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It's someone's job to scrub Mount Rushmore, and the pictures are amazing.

These cleaners brave the elements to clean historic monuments.

Cleaning national monuments is not a job many people know about.

But Thorsten Mowes has been doing this job for 24 years — almost his entire career. “It started off as a small project in Germany and as it was a good idea, it has since expanded all over the world,” he told Caters News.

Thorsten Mowes has a more intimate knowledge of the world's most famous monuments than perhaps anyone else on the planet because he's spent his entire career cleaning them. Photo by David Franck/Caters News.


Mowes has dangled from the Space Needle, been face-to-face with Christ the Redeemer in Rio, and stood on George Washington's nose at Mount Rushmore.

In total, Mowes (who works for Karcher, a German company that developed the first hot-water pressure washer) has worked on over 80 monument projects worldwide, and he's made many of the landmarks you know and love sparkle like new.

The projects range in size and complexity. Sometimes they're small projects with a few crew members, and other times they're massive projects that include cleaners, engineers, photographers, and support staff.

Photo by Caters News.

When Mowes worked on the Space Needle, they had to work around the daily operations of the site, which is a tourist destination.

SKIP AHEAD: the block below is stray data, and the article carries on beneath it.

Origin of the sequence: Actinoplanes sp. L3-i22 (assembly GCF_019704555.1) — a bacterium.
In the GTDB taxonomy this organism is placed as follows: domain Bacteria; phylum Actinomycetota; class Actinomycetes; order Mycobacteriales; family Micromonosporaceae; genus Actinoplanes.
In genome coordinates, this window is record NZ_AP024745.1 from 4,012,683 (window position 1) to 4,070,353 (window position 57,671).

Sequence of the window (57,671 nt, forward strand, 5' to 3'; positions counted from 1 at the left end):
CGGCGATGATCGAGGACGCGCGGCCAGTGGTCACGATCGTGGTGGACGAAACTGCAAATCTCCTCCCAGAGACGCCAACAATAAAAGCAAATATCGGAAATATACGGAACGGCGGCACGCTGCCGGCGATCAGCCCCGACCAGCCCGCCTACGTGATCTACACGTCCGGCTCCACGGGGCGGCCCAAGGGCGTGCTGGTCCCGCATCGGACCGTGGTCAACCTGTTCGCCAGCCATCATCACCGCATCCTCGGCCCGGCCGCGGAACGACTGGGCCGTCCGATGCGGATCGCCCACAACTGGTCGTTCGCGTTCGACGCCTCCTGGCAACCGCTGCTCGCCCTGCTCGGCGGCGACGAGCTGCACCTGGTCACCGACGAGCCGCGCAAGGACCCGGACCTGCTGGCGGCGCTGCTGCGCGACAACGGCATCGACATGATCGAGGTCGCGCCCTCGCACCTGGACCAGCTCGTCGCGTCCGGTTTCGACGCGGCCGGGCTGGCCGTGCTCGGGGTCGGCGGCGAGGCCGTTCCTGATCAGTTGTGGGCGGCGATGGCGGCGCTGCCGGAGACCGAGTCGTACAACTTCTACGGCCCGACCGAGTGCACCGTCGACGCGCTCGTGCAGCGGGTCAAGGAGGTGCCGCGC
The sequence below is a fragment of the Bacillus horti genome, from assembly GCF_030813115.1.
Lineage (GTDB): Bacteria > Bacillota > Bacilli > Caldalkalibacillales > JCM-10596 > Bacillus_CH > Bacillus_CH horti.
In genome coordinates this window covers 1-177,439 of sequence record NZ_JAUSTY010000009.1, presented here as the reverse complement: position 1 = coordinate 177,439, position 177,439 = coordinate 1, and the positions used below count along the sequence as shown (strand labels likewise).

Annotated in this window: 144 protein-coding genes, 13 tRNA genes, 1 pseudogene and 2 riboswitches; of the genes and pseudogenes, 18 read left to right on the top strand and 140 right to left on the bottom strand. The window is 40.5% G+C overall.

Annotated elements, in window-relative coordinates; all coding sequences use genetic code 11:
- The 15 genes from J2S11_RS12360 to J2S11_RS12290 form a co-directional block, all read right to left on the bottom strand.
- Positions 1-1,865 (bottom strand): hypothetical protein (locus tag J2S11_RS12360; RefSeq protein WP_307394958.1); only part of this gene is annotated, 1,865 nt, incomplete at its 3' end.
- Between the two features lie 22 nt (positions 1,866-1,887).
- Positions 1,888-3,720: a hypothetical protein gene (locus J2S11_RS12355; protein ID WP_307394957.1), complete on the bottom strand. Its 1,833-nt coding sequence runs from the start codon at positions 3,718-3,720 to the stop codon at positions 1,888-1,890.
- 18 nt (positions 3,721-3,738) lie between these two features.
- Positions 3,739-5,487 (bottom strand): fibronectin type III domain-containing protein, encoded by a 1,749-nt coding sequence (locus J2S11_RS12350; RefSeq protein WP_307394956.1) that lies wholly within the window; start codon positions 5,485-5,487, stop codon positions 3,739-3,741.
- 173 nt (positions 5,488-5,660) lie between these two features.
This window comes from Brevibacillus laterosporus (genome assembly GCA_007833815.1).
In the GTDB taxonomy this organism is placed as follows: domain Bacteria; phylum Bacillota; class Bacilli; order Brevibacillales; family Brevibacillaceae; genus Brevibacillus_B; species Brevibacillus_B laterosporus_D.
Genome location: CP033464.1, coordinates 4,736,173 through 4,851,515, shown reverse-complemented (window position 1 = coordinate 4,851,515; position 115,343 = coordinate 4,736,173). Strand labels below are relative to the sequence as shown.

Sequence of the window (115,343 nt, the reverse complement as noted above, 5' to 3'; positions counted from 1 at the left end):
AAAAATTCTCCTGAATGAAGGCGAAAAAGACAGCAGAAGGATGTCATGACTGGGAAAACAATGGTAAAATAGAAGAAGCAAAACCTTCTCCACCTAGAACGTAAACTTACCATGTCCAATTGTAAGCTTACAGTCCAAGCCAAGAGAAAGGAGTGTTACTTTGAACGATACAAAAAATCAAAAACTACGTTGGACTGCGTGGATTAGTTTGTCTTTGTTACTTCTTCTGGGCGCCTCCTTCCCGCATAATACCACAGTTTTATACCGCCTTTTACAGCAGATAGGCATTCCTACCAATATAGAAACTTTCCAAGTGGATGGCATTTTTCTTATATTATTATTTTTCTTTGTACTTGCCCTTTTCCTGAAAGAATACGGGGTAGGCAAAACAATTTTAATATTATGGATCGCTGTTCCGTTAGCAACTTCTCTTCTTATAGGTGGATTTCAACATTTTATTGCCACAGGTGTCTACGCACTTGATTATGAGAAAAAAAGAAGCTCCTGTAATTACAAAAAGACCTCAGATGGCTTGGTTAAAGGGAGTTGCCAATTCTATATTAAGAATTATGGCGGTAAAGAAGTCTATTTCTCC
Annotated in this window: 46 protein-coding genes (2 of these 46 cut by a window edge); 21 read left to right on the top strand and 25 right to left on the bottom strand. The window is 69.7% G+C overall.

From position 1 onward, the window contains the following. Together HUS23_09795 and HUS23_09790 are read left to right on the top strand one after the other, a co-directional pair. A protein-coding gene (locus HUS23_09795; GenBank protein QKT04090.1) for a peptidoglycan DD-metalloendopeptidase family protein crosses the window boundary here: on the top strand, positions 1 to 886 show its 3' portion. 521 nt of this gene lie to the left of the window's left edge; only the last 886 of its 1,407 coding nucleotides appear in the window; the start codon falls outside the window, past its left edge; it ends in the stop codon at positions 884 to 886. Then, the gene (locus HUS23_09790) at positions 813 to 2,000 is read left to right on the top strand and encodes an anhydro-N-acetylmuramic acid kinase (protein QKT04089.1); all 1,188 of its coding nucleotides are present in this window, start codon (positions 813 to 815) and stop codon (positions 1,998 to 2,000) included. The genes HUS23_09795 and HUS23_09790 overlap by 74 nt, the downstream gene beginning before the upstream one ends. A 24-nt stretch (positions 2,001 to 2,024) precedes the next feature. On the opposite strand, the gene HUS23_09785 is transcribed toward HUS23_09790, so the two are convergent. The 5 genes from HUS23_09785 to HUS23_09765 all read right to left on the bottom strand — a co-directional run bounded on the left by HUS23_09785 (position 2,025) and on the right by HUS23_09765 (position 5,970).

He says they only worked at night, often in high winds, using helmet lamps, harnesses, and electric hot-water pressure washers.

Photo by Caters News.

With a lot of these projects, Mowes and his crew have to be mindful of the conservation of the edifice and of the environmental impact of their cleaning. So, often, like on the Space Needle, they clean using only hot water — heated to 194 degrees fahrenheit.

He also routinely comes across logistical challenges on these projects, like at Mount Rushmore.

When he cleaned Mount Rushmore in 2005, "there was no water supply nearby, no roads to give you access to the top, and the object itself is huge," Mowes told Caters News.

"In the end, we had to fly our equipment to the top in a helicopter, and have the local fire department use their fire engines to help pump the water to us through 2km long pipes. And all this had to happen while tourists still had access to see it too."

Photo by Caters News.

This cleaning is incredibly important because monuments and landmarks are susceptible to damage and corrosion.

Mowes and his crew worked with the National Park Service to remove lichen, algae, moss, and other stains from the faces of the sculpture, and the results are pretty stunning.

Photo by Scott Olson/Getty Images.

Without their heroic efforts, we could potentially lose the monuments altogether.

So cheers to these incredible people who tackle ridiculous obstacles to preserve and restore these monuments. Not all heroes wear capes ... some wear safety harnesses!

Joy

1991 blooper clip of Robin Williams and Elmo is a wholesome nugget of comedic genius

Robin Williams is still bringing smiles to faces after all these years.

Robin Williams and Elmo (Kevin Clash) bloopers.

The late Robin Williams could make picking out socks funny, so pairing him with the fuzzy red monster Elmo was bound to be pure wholesome gold. Honestly, how the puppeteer, Kevin Clash, didn’t completely break character and bust out laughing is a miracle. In this short outtake clip, you get to see Williams crack a few jokes in his signature style while Elmo tries desperately to keep it together.